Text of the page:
OPINION: President Jokowi’s tax amnesty policy a success story

JAKARTA (The Jakarta Post/ANN) - The repatriated assets from tax amnesty programme only reached 136 trillion rupiah, far from the 1 quadrillion rupiah targeted, but businesspeople believed it could be 500 trillion rupiah instead as businesses had repatriated their capital moving in and out as a daily transition.

The idea of a tax amnesty policy had been conceived in 2015 and was well-received and supported by President Joko “Jokowi” Widodo amid doubts and criticism from the public. The first phase of its implementation in the July-September 2016 period showed real success, which really heartened the President. What are the factors that made it a success and what is to be expected further from its implementation?

First, it was the acceptance and support of the President himself who was to face the fact that tax income as the main source of the state budget would not be adequate this year as a result of the slow global economic growth, thus special policies and measures were needed. The Finance Ministry was originally lukewarm to the idea, because two of its last efforts were not very successful due to the less encompassing tax amnesty policy introduced then.

However, this time the Indonesian Employers Association (Apindo), under the direction of Sofjan Wanandi, Hariyadi Sukamdani and Surjadi, strongly believed in the tax amnesty, fully supported the policy and campaigned vigorously for its success, together with the President himself. The House of Representatives was an early supporter of the tax amnesty, to their credit, and had the law passed within three months, keeping it confidential before its official implementation.

The international rule for transparency of taxation called the Automatic Exchange of Information (AEOI), supported by the G-20 in Hangzhou, accepted by over 100 countries and assisted by OECD in its implementation, made it possible that putting funds in places like Panama, the Cayman Islands, Delaware and Luxemburg no longer guaranteed secrecy, essentially making the funds transparent and usable. The tax amnesty can be its instrument.

For the first time, President Jokowi as well the leadership of Apindo felt that the tax amnesty effort had created a certain trust in each other, between the government and business. This should lead to a new era, a game-changer, for Indonesia’s future economic development. A certain optimism and trust has been built between the government and the private sector, which had never happened before.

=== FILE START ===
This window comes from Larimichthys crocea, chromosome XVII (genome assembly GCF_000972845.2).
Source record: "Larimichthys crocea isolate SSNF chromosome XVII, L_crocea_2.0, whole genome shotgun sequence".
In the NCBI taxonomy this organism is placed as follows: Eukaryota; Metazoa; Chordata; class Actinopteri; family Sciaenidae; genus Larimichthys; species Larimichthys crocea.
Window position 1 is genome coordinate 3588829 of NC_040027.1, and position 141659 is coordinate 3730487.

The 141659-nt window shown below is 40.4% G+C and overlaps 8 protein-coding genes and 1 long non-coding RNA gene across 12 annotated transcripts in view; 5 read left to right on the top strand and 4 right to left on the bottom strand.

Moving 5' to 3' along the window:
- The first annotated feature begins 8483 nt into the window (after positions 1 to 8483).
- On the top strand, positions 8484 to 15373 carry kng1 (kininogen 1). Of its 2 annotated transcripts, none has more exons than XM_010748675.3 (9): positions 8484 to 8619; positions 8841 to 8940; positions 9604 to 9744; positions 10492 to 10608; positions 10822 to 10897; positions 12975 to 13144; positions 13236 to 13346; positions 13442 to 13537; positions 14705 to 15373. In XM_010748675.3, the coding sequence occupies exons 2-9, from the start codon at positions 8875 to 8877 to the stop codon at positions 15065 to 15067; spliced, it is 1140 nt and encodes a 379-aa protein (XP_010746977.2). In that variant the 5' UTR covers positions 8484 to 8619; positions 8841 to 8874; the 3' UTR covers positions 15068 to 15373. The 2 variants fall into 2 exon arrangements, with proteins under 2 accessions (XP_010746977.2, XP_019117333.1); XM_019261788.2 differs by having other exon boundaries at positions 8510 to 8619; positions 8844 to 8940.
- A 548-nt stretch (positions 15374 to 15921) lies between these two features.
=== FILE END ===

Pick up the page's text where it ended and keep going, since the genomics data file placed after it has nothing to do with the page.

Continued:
This is important for further implementation of the tax amnesty and to make it a real success. That means there is a need to improve the tax authority, its laws as well as its numbers, as it has to create credibility and capability in the future. Additionally, the tax system should pay more attention to social justice.

For that to happen, the period of the next six months (phase two and phase three) should also pay more attention not only to the big companies but also to the SMEs that have not fully participated in this tax amnesty program. The problem of the “moral hazard” should also be paid attention to, especially in the next phase when the amnesty program ends.

In the meantime, the immediate results of the tax amnesty have managed to reduce the deficit of the state budget, strengthen the exchange rate of the rupiah and increase funds that go into the stock exchange. With this new optimism, more things can be done like using the newly gained capital to invest in infrastructure development, which gives greater support to the SMEs’ development. It should be possible to create higher growth, a possible 5.5-5.6 per cent for 2017 on top of the 4.5 per cent in 2016.

That is what President Jokowi called a new era of development — having more optimism, more attention paid to small companies and more trust and partnership between government and the private sector, a true period of national solidarity.

The first phase of the tax amnesty, which ended on Sept. 30, was a real success after a slow start on July 18. The amount of declared assets reached 3.59 quadrillion rupiah ($276.12 billion), almost 90 per cent of the 4 quadrillion rupiah target; redemption payments stood at 88.5 trillion rupiah, more than half of the 165 trillion rupiah target expected to cover this year’s state budget deficit.

A not so rosy outcome seemingly showed in the amount of repatriated assets, which hovered at only 136 trillion rupiah, a far cry from the 1 quadrillion rupiah targeted. But businesspeople recognised that it could be in fact 500 trillion rupiah instead, because the rest has already been repatriated by businesses that have their capital moving in and out as a daily transition, and had repatriated before the start of phase one of the amnesty.

After all the experiences in the first phase of the tax amnesty, we should congratulate President Jokowi and his government, who believed in it and did their best in getting people, and especially businesses, to trust him in this program. Finance Minister Mulyani Indrawati in particular with her steady and credible hand on the helm through the Finance Ministry had helped the implementation immensely.

Congratulations should also go to Sofjan, Hariyadi and Surjadi of Apindo, who positively responded to the program from the outset, and made it possible to be well-received by the private sector, a determining factor in the success of the programme.

Hopefully the lessons learned from this national effort can serve as a model of trust and cooperation among the government, the private sector and the Indonesian people.

The writer is vice chair of the board of the trustees CSIS Foundation, Jakarta.

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